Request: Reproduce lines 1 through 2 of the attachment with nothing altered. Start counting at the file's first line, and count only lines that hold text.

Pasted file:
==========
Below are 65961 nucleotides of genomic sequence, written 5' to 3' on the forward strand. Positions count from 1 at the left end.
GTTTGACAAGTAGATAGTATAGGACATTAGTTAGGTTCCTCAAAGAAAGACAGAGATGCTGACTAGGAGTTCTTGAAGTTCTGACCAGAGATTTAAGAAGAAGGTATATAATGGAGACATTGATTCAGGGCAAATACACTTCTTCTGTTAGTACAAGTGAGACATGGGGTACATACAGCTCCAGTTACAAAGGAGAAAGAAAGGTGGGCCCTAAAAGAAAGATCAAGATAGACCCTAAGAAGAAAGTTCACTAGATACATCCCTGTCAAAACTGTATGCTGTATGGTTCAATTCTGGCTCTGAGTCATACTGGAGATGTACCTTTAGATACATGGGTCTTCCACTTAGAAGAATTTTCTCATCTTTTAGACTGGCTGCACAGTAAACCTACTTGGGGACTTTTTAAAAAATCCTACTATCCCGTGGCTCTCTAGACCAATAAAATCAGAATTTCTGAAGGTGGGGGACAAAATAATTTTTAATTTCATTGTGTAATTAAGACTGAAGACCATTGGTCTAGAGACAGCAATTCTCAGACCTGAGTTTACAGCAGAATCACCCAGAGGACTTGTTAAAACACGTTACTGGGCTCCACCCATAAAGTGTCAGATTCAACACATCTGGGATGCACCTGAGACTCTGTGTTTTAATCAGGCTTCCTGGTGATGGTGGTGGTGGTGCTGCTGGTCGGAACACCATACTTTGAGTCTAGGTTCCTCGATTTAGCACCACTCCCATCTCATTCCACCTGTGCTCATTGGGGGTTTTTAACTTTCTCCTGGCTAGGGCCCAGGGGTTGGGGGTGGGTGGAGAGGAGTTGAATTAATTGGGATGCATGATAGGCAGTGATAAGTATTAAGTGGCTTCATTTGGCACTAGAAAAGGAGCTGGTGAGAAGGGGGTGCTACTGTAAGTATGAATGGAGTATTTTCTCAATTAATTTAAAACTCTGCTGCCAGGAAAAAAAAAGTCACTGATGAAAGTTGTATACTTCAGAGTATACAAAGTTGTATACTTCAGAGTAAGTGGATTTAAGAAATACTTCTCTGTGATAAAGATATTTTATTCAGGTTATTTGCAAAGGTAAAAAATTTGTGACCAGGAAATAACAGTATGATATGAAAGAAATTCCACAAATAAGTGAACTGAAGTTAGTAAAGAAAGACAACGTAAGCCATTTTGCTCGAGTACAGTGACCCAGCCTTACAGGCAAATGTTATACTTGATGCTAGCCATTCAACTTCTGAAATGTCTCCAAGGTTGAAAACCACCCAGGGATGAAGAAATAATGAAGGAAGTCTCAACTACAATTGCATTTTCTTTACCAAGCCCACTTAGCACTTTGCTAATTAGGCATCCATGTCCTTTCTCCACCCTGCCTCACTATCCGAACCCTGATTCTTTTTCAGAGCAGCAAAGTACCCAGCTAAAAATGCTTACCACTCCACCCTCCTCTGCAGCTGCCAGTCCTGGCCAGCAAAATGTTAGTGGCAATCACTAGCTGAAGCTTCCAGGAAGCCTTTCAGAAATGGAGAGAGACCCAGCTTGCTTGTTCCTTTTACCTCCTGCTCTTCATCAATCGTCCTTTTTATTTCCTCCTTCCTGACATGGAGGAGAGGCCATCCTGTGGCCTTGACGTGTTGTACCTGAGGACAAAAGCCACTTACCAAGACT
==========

Below are 65961 nucleotides of genomic sequence, written 5' to 3' on the forward strand. Positions count from 1 at the left end.
GTTTGACAAGTAGATAGTATAGGACATTAGTTAGGTTCCTCAAAGAAAGACAGAGATGCTGACTAGGAGTTCTTGAAGTTCTGACCAGAGATTTAAGAAGAAGGTATATAATGGAGACATTGATTCAGGGCAAATACACTTCTTCTGTTAGTACAAGTGAGACATGGGGTACATACAGCTCCAGTTACAAAGGAGAAAGAAAGGTGGGCCCTAAAAGAAAGATCAAGATAGACCCTAAGAAGAAAGTTCACTAGATACATCCCTGTCAAAACTGTATGCTGTATGGTTCAATTCTGGCTCTGAGTCATACTGGAGATGTACCTTTAGATACATGGGTCTTCCACTTAGAAGAATTTTCTCATCTTTTAGACTGGCTGCACAGTAAACCTACTTGGGGACTTTTTAAAAAATCCTACTATCCCGTGGCTCTCTAGACCAATAAAATCAGAATTTCTGAAGGTGGGGGACAAAATAATTTTTAATTTCATTGTGTAATTAAGACTGAAGACCATTGGTCTAGAGACAGCAATTCTCAGACCTGAGTTTACAGCAGAATCACCCAGAGGACTTGTTAAAACACGTTACTGGGCTCCACCCATAAAGTGTCAGATTCAACACATCTGGGATGCACCTGAGACTCTGTGTTTTAATCAGGCTTCCTGGTGATGGTGGTGGTGGTGCTGCTGGTCGGAACACCATACTTTGAGTCTAGGTTCCTCGATTTAGCACCACTCCCATCTCATTCCACCTGTGCTCATTGGGGGTTTTTAACTTTCTCCTGGCTAGGGCCCAGGGGTTGGGGGTGGGTGGAGAGGAGTTGAATTAATTGGGATGCATGATAGGCAGTGATAAGTATTAAGTGGCTTCATTTGGCACTAGAAAAGGAGCTGGTGAGAAGGGGGTGCTACTGTAAGTATGAATGGAGTATTTTCTCAATTAATTTAAAACTCTGCTGCCAGGAAAAAAAAAGTCACTGATGAAAGTTGTATACTTCAGAGTATACAAAGTTGTATACTTCAGAGTAAGTGGATTTAAGAAATACTTCTCTGTGATAAAGATATTTTATTCAGGTTATTTGCAAAGGTAAAAAATTTGTGACCAGGAAATAACAGTATGATATGAAAGAAATTCCACAAATAAGTGAACTGAAGTTAGTAAAGAAAGACAACGTAAGCCATTTTGCTCGAGTACAGTGACCCAGCCTTACAGGCAAATGTTATACTTGATGCTAGCCATTCAACTTCTGAAATGTCTCCAAGGTTGAAAACCACCCAGGGATGAAGAAATAATGAAGGAAGTCTCAACTACAATTGCATTTTCTTTACCAAGCCCACTTAGCACTTTGCTAATTAGGCATCCATGTCCTTTCTCCACCCTGCCTCACTATCCGAACCCTGATTCTTTTTCAGAGCAGCAAAGTACCCAGCTAAAAATGCTTACCACTCCACCCTCCTCTGCAGCTGCCAGTCCTGGCCAGCAAAATGTTAGTGGCAATCACTAGCTGAAGCTTCCAGGAAGCCTTTCAGAAATGGAGAGAGACCCAGCTTGCTTGTTCCTTTTACCTCCTGCTCTTCATCAATCGTCCTTTTTATTTCCTCCTTCCTGACATGGAGGAGAGGCCATCCTGTGGCCTTGACGTGTTGTACCTGAGGACAAAAGCCACTTACCAAGACT